Trust

At the start of the year I read this Guardian article calling for politicians to trust teachers, and it set me thinking about trust in education.  Then yesterday I saw this which shows just how bad it can get when you don’t trust your teachers/staff.

So what would an Education system based on trust look like and how would it be different to what we currently have?

creative commons licensed ( BY-ND ) flickr photo shared by Andrew E. Larsen

Politicians to Ofsted/Inspecting bodies

Current state Politicians impose targets and policies.  Ofsted reports back to policy makers, providing reports on findings and  inspection reports.

Trust tell the inspecting bodies what they want to achieve (the end results) and then ask them to use their expertise to provide options for achieving these results.

In theory there is already a lot of trust at this level with Ofsted being an independent body.

Inspectors to Educational Establishments

Current state Establishments are subject to inspections, and given a grade.  Where schools do not meet standards they are given advice on how to improve.  Grade is considered very important with failing schools having Headteachers removed and in some cases schools are closed down.  Schools are ranked in league tables based on multiple factors, standardised tests results are very important in these rankings.

Focus is on not doing things wrong and not being downgraded or falling down league tables.  Time and effort are spent trying to prove to the inspectors there are no problems at an establishment

Trust work with inspectors on areas they need help with and draw up plans together to improve these.  Time and effort are spent eliminating problems.

Leaders of Educational Establishments to their staff

Current state Teachers have lesson observations and are graded, considerable effort is spent by teachers on making sure these lessons go correctly.  Often these lesson observations are linked to staff review.  Staff need to provide detailed lesson and curriculum plans detailing how each hour of contact time is spent.  Extensive test results and measurements of students in the class need to be collated and shared, staff are asked to predict student grades.  How much student grades improve is (in some schools) a contributing factor in staff pay rates/rises.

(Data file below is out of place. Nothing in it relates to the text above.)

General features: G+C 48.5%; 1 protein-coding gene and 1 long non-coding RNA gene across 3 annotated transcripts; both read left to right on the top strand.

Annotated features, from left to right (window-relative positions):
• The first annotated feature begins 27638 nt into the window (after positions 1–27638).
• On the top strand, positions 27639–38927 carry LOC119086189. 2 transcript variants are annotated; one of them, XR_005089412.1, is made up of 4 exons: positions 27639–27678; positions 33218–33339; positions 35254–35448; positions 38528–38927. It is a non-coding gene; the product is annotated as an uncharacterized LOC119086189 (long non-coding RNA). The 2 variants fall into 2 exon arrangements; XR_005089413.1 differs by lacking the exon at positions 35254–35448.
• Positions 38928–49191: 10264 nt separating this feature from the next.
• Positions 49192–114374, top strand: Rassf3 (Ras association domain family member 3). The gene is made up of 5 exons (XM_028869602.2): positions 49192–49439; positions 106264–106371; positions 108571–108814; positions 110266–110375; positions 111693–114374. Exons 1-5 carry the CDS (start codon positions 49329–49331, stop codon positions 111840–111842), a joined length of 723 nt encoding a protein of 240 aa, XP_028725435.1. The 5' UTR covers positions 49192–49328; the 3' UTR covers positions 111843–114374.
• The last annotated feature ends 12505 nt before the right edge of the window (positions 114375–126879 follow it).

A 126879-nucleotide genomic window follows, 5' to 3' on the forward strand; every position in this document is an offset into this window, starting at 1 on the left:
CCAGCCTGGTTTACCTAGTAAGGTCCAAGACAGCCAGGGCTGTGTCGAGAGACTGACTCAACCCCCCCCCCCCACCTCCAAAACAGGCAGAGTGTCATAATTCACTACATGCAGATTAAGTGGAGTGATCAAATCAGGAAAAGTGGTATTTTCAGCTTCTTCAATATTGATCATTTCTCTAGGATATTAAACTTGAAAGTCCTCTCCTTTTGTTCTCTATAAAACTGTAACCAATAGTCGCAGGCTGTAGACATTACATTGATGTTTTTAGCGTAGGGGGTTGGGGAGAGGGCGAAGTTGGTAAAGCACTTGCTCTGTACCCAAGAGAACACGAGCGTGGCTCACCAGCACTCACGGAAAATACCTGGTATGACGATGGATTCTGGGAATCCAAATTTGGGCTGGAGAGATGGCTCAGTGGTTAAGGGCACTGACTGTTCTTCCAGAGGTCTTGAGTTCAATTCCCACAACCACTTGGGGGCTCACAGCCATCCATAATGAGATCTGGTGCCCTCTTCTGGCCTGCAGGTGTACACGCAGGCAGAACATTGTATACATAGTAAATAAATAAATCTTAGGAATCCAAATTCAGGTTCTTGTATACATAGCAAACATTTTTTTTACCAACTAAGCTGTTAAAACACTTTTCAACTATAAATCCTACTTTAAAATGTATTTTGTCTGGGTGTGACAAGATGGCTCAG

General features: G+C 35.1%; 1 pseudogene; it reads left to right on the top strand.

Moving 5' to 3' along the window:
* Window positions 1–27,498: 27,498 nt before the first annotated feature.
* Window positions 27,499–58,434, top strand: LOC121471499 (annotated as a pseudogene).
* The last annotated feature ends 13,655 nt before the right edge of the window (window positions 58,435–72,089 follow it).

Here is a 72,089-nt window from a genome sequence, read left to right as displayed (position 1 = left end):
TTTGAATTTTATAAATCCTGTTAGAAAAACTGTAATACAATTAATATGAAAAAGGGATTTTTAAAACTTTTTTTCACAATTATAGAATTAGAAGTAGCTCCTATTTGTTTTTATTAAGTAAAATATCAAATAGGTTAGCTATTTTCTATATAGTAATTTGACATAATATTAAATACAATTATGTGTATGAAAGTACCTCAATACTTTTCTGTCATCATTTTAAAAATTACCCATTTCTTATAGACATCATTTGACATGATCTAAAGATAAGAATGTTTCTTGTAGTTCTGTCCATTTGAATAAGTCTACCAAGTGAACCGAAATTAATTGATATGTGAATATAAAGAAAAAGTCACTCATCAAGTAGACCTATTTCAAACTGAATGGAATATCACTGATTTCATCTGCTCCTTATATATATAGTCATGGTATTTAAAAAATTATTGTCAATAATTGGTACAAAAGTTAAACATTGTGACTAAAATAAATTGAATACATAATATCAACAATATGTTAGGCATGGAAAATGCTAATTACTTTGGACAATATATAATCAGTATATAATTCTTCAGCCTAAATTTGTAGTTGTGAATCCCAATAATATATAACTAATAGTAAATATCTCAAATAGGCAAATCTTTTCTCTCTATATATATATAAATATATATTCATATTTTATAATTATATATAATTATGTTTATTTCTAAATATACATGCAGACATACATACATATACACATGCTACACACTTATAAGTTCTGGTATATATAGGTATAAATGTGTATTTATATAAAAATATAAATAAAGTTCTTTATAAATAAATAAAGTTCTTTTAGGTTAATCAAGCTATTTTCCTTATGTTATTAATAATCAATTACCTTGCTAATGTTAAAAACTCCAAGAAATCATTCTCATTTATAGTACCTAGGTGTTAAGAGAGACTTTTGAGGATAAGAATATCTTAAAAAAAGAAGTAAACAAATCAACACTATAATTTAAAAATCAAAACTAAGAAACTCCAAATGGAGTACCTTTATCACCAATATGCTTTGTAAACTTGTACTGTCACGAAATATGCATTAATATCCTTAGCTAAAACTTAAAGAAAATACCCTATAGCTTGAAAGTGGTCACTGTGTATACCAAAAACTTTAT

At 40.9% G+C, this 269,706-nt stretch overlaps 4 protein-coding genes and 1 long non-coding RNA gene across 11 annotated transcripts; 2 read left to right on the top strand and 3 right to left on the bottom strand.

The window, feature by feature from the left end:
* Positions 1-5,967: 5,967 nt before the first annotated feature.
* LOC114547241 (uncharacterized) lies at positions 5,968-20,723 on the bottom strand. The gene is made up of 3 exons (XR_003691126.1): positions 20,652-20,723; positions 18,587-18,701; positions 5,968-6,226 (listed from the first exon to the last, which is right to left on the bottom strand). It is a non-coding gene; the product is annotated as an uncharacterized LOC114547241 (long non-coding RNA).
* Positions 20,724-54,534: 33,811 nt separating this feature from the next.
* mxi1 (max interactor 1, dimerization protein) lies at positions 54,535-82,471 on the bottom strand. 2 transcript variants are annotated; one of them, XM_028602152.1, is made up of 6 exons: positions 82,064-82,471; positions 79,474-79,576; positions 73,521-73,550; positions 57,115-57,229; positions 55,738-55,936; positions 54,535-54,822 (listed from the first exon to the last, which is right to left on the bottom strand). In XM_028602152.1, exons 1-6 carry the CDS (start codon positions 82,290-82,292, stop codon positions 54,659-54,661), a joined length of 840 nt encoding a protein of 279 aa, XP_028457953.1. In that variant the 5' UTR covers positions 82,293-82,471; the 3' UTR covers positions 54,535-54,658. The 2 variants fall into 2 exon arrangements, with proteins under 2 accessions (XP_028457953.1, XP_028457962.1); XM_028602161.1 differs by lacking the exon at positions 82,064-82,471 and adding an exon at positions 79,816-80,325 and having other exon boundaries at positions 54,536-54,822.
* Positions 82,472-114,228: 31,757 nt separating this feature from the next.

Time and effort are spent providing evidence (paperwork) that demonstrates the teaching is good.

Trust Teachers work with the institution, asking to be observed when they need help advice and feedback on their teaching (see this “Why I asked my Principal to observe my craziest class” for an idea of what that would be like).  Student work is available to other staff and the institution to inform discussions with teachers, but the teachers understanding of how students are doing is trusted instead of requiring lots of test results.

Time and effort are spent improving teaching and trying new methods to see if they can work better than existing methods.

Teachers to students

Current state Students are tested to see what level they are at.  Staff decide what students learn and when students learn it – so that the materials that are on the tests are covered.  Staff set deadlines and check work to ensure that students are working.  In worse case scenarios teaching becomes crowd control trying to keep students quiet and focused on the task in hand.

Trust Students have a greater input into what they learn and when (see 20% time for and other similar communities for ideas).  Teachers provide guidance and suggestions on areas that might interest students.  Student work is shared with the teacher for feedback and assistance, staff help students with managing workload and ensuring students give projects realistic timeframes.

Closing comment

Looking back over my post I think I might have been a bit harsh with the “Current State” in some areas, but these are all things that are happening somewhere in education, and in most cases it will be because of a lack of trust.

I’m not saying that moving to trust would be an easy process, but it is one that could have a dramatic effect.  So the next time you are planning something at whatever level you work in education, rather than thinking “What do I need to put in place to check that people are doing what they are required to do” try instead “If I trust people to act appropriately what can I do with the time I save, to help them succeed”

For a good example of how trust ties into pedagogic theory try this post by Wayne Barry on “Partners in Learning

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